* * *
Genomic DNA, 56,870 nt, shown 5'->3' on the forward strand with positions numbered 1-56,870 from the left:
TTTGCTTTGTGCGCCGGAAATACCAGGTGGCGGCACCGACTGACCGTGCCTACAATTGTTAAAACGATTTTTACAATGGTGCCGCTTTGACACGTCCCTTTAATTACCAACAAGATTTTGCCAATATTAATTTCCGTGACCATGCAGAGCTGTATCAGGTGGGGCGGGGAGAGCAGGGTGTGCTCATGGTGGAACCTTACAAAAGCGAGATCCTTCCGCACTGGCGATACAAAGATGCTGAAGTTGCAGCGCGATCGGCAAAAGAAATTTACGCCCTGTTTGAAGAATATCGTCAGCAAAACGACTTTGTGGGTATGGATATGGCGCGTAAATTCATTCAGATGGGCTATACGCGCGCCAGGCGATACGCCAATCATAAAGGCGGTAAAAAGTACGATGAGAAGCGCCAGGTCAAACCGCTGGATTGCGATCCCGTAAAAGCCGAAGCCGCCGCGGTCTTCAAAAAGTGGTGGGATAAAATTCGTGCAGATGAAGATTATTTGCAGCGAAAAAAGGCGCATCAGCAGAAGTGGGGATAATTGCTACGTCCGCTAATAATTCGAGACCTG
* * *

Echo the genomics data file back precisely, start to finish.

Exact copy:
Genomic DNA, 56,870 nt, shown 5'->3' on the forward strand with positions numbered 1-56,870 from the left:
TTTGCTTTGTGCGCCGGAAATACCAGGTGGCGGCACCGACTGACCGTGCCTACAATTGTTAAAACGATTTTTACAATGGTGCCGCTTTGACACGTCCCTTTAATTACCAACAAGATTTTGCCAATATTAATTTCCGTGACCATGCAGAGCTGTATCAGGTGGGGCGGGGAGAGCAGGGTGTGCTCATGGTGGAACCTTACAAAAGCGAGATCCTTCCGCACTGGCGATACAAAGATGCTGAAGTTGCAGCGCGATCGGCAAAAGAAATTTACGCCCTGTTTGAAGAATATCGTCAGCAAAACGACTTTGTGGGTATGGATATGGCGCGTAAATTCATTCAGATGGGCTATACGCGCGCCAGGCGATACGCCAATCATAAAGGCGGTAAAAAGTACGATGAGAAGCGCCAGGTCAAACCGCTGGATTGCGATCCCGTAAAAGCCGAAGCCGCCGCGGTCTTCAAAAAGTGGTGGGATAAAATTCGTGCAGATGAAGATTATTTGCAGCGAAAAAAGGCGCATCAGCAGAAGTGGGGATAATTGCTACGTCCGCTAATAATTCGAGACCTG